Lawmakers return to Capitol Hill this week to confront an unplanned and unpredictable immigration debate. Republicans and Democrats alike believe the outcome could be a decisive factor for voters in elections this November that will determine control of Congress.
A divided House GOP Conference will hold a closed-door session on Thursday to build a strategy around immigration legislation scheduled for the floor the third week of June — a deal promised to the rank-and-file by reluctant GOP leaders before the Memorial Day break.
At a Nashville campaign rally last week in Tennessee, President Trump spoke bluntly about immigration as a midterm election issue that he believes will preserve the GOP's House and Senate majorities.
"The Democrats want to use it as a campaign issue, and I keep saying, 'I hope they do.' The fact is the Democrats are lousy politicians. They are lousy on policy," he said. The president argued that his administration's hard line immigration policies and recent crackdown on people and families trying to enter the U.S. along the Mexico border is "a good issue for us, not to them."
Conservatives on Capitol Hill agree with president and are deeply skeptical — if not outright hostile — to any legislation that draws significant Democratic support and creates any new paths to citizenship. They are increasingly at odds with the GOP's more moderate wing that includes lawmakers running for re-election in some of the most competitive congressional districts.
In a series of escalating events prior to the Memorial Day break, conservatives took down a popular farm bill on the House floor to take a stand on immigration. At the same time, moderates continue to agitate for signatures on a discharge petition that would force the hand of party leaders to hold votes on immigration legislation if they reach 218 signatures.
As of Monday, there are 213 signatures on the petition, mostly Democrats.
Rep. Jeff Denham, R-Calif., is one of the leading proponents on the legislative gambit which is sharply opposed by GOP leaders. Unlike most of his GOP colleagues, Denham has argued the only way forward on immigration legislation this month is a pared-down bipartisan bill that would create a path to citizenship for people who were brought to the U.S. as children but now reside in legal limbo, in exchange for an influx of cash to secure the U.S.-Mexico border.
Denham told CNN that moderates are trying to reach a legislative solution that GOP leaders can support, but are keeping the discharge petition alive as a sort of legislative insurance policy. "We are still working with the speaker, House leadership to come up with that bill, hopefully, a compromised bill, and if not move forward on a full debate in front of the American public," he said.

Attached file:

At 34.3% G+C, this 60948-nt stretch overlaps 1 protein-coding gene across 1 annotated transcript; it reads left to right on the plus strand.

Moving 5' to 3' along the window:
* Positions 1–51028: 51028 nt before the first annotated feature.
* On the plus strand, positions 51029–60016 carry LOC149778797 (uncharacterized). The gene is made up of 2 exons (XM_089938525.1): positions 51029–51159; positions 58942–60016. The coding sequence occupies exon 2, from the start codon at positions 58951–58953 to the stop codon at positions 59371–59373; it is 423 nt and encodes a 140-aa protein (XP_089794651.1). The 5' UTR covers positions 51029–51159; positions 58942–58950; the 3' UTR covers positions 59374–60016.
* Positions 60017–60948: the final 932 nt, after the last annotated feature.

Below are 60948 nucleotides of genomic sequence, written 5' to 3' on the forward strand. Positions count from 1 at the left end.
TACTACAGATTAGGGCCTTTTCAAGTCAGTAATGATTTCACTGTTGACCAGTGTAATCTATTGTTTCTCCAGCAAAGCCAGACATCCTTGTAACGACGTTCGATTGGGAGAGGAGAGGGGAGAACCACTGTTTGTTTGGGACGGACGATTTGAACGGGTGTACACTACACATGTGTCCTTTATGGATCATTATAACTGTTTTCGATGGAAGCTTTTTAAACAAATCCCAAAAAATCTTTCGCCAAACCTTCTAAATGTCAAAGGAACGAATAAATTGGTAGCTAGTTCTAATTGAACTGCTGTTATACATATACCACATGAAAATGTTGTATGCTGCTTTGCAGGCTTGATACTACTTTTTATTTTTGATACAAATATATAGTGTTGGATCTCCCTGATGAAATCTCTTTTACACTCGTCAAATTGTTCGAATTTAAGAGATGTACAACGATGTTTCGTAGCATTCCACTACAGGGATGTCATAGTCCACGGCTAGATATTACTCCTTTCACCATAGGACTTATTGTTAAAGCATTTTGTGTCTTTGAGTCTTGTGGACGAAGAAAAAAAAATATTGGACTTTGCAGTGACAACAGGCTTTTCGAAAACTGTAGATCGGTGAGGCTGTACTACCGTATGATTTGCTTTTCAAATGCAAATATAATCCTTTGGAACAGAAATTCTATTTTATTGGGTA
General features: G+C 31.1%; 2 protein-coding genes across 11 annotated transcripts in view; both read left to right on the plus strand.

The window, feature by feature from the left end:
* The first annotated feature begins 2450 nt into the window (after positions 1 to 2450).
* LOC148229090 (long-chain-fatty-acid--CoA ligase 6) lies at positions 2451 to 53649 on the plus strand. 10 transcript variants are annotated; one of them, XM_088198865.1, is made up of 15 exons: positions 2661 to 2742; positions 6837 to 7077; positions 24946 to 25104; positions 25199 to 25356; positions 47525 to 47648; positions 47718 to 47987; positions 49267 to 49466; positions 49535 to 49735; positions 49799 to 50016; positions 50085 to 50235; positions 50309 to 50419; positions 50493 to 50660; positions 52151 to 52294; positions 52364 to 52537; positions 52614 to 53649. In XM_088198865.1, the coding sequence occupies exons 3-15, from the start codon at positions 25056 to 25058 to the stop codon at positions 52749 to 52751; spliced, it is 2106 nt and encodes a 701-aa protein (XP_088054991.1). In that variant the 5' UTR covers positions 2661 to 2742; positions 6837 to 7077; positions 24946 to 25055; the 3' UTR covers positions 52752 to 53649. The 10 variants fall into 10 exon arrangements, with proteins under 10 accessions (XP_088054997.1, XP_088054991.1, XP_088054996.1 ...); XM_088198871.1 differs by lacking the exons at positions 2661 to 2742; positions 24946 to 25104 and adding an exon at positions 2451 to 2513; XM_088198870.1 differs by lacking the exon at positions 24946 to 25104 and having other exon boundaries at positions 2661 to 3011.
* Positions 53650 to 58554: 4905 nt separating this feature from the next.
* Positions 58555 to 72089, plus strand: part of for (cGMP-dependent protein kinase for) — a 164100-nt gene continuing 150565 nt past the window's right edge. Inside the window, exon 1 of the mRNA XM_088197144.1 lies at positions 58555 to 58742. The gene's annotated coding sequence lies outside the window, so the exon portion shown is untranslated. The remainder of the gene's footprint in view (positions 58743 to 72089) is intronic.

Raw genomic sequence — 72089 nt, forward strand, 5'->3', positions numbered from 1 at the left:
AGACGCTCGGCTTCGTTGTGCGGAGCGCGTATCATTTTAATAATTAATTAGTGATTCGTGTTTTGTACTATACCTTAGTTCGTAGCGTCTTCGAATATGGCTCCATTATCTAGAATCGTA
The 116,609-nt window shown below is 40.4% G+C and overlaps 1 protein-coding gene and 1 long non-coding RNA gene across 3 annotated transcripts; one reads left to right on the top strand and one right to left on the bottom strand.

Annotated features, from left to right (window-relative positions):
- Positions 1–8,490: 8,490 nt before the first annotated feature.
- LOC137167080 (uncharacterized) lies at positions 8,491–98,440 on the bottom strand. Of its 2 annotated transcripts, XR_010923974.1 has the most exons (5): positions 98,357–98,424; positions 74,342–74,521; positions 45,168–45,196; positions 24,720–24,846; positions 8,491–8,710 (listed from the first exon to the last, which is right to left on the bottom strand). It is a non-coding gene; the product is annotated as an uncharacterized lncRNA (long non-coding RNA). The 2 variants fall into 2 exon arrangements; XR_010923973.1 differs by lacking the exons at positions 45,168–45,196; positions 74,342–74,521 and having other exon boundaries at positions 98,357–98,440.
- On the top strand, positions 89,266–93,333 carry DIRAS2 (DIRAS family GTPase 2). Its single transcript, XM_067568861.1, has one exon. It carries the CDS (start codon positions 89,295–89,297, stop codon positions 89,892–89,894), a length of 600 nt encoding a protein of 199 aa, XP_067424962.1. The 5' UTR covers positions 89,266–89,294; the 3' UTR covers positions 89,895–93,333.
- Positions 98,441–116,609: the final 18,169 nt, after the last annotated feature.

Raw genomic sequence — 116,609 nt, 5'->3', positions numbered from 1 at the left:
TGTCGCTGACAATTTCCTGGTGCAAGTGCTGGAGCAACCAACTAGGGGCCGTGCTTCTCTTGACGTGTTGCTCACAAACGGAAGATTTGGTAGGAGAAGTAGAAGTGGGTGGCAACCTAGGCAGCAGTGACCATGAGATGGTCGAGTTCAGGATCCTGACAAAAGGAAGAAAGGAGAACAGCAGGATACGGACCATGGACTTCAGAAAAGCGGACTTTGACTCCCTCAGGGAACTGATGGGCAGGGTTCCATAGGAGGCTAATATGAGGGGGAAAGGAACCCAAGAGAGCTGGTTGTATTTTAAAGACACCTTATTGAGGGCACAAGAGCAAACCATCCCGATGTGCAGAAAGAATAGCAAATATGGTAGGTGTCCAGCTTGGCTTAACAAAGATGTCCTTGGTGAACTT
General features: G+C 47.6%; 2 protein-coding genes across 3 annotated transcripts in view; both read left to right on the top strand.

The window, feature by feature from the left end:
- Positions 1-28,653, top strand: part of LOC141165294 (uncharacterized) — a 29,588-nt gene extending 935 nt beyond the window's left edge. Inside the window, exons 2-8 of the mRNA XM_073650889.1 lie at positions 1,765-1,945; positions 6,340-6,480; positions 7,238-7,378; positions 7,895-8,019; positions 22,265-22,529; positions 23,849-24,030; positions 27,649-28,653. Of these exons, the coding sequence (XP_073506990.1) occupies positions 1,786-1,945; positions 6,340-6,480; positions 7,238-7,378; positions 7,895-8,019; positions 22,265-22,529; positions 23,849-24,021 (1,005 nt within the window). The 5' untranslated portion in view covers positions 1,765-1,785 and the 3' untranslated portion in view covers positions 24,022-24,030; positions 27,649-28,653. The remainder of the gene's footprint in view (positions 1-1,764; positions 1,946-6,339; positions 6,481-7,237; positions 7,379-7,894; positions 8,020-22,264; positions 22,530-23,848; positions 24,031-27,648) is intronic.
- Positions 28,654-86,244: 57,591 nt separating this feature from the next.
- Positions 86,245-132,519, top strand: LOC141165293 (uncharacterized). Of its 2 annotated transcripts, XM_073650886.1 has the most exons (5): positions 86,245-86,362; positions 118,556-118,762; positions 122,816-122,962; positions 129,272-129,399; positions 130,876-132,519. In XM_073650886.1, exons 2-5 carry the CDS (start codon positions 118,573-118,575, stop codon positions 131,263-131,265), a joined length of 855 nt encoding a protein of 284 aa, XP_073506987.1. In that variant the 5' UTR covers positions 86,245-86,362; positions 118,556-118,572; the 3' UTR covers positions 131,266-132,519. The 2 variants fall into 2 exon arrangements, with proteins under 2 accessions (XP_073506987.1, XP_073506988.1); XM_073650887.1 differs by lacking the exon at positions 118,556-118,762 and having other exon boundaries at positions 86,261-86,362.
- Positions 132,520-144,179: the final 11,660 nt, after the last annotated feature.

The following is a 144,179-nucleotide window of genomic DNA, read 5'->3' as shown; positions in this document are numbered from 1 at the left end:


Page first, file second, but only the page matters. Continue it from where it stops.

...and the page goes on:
"We've got enough signatures," Denham added, "We'll have more members signing on as soon as we get back."
The House has not attempted to take up any immigration legislation under Trump because GOP leaders have been unable to draft a bill that can pass on GOP votes alone, and unwilling to advance bipartisan legislation if there is no guarantees Trump would sign it into law.
The president's rhetoric and an emotional and fractious debate about how people and families are being treated along the U.S. Mexico border right now have also mobilized Democrats to fight — not compromise — with Trump on immigration.
Protesters gathered in more than two dozen cities across the country last week to protest the Trump administration's policy of separating immigrant parents and children at the Southern border. At least 600 children were taken from their parents in May as part of the latest illegal immigration crackdown.
"It is entirely the Donald Trump administration's fault," Rep. Ruben Gallego, D-Ariz., a leader in the Congressional Hispanic Caucus, told MSNBC last week. "This is all because of Donald Trump, and this is all because they're trying to appease their base. That's all this is."
Over the Memorial Day recess, a growing number of congressional Democrats announced plans to introduce legislation to counter Trump's immigration policies.
House Democratic Caucus Chairman Joe Crowley, D-Calif., announced plans to introduce legislation to enhance congressional oversight over Immigration and Customs Enforcement and Customs and Border Patrol by requiring formal record-keeping and reports to Congress on all stops and searches at the border.
"In order to better protect our country, as well as the rights of every person, we need data on every encounter and stricter oversight of these agencies who've become the key enforcers of President Trump's anti-immigrant agenda," Crowley said in a statement.
Senate Democrats like California's Dianne Feinstein, the top Democrat on the Judiciary Committee, are working on legislation that would block the separation of families at the border. "Congress has a moral obligation to take a stand here," she said in a statement.
The volatile mix of intra-GOP fighting and rising Democratic opposition is fueling more skepticism than confidence that the House will ultimately pass any immigration legislation this month, let alone bills that could clear the Senate's 60-vote hurdle and President Trump's veto pen.
House Majority Leader Kevin McCarthy, R-Calif., winked at that reality last week in an interview with Fox Business News when asked what his priorities would be come 2019, if Republicans hold the majority and he is elected speaker. He said he'd focus on economic growth, and that "means solving immigration."